In my previous post, I showed how for many regular verbs, we add ‘d’ or ‘ed’ to them to transform them into the past tense. I hope the worksheets that accompanied the post came in handy when practising this particular type of transformation.
Did your little one like the short story found in each worksheet? I decided to put the verbs in the context of a story instead of just having the children convert verbs that are written in random and unrelated sentences into past tense as I feel that it is easier for children to learn grammar when it is meaningful to them. I have also tried to choose topics that are familiar to the children. This is because to nurture the love for reading in young children, it is important that they read something that they can relate to or that interests them. This makes it easier for them to imagine the scenes related to the passages in their minds.
In this second part of the “Confused by Verbs” series, I will be discussing verbs that end with ‘y’ and their transformation into past tense.
A vowel may tame the ‘y’ tail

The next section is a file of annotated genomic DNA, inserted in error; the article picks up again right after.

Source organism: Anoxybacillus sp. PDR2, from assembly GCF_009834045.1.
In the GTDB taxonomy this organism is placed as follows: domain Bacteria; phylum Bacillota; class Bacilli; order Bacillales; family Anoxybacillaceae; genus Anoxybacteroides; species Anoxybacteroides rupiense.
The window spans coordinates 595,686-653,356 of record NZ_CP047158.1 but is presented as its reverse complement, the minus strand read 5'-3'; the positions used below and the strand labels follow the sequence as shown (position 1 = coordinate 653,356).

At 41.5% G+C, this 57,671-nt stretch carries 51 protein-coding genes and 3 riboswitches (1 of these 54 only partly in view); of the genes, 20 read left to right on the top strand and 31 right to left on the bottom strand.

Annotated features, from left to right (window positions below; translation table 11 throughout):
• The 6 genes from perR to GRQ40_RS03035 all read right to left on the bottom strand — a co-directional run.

When a vowel comes right before the ‘y’ that is the last letter of the verb, there is a chance that this ‘y’ tail can be tamed to accept ‘ed’. The table below highlights some of the verbs that follow this rule:
However, take note that this rule does not apply to the word ‘buy’ even though the vowel ‘u’ comes right before ‘y’. Instead, you need to remove ‘uy’ and add ‘ought’ to form the past tense.
‘So Long Pals!’
Other than “buy”, there are 3 ‘ay’ verbs that cannot be tamed to accept ‘ed’. We use the phrase “so long pals” to remind ourselves of these 3 ‘ay’ verbs that choose to drop their ‘y’ tails and instead attach ‘id’ to the end of the verb to generate the past tense. This is illustrated in the table below:
A consonant sets the ‘y’ tail free
When a consonant comes right before the ‘y’ tail of the verb, the ‘y’ tail drops and a new ‘ied’ stump grows to form the past tense. Look at these examples in the table below:
Here’s a worksheet [Worksheet 1A] that you can do with your child so that your child can familiarise himself/ herself with the transformation of verbs that end with a ‘y’ tail.
Now that your child is familiar with the transformation of verbs that end with ‘y’, let’s revise and challenge your child by getting him/her to transform verbs that have been covered in this post as well as the previous one into their past tense forms. Try to recall the rules that your child has learnt previously as he/she attempts this worksheet. Check out Worksheet 1B now!
How did your child do? If you child is still confused by the different transformations, revise and go through these transformations again. Just like what the American writer Robert Collier once wrote, ‘Sucess is the sum of small efforts, repeated day in and day out.” Do look out for the next post on verb transformations! =)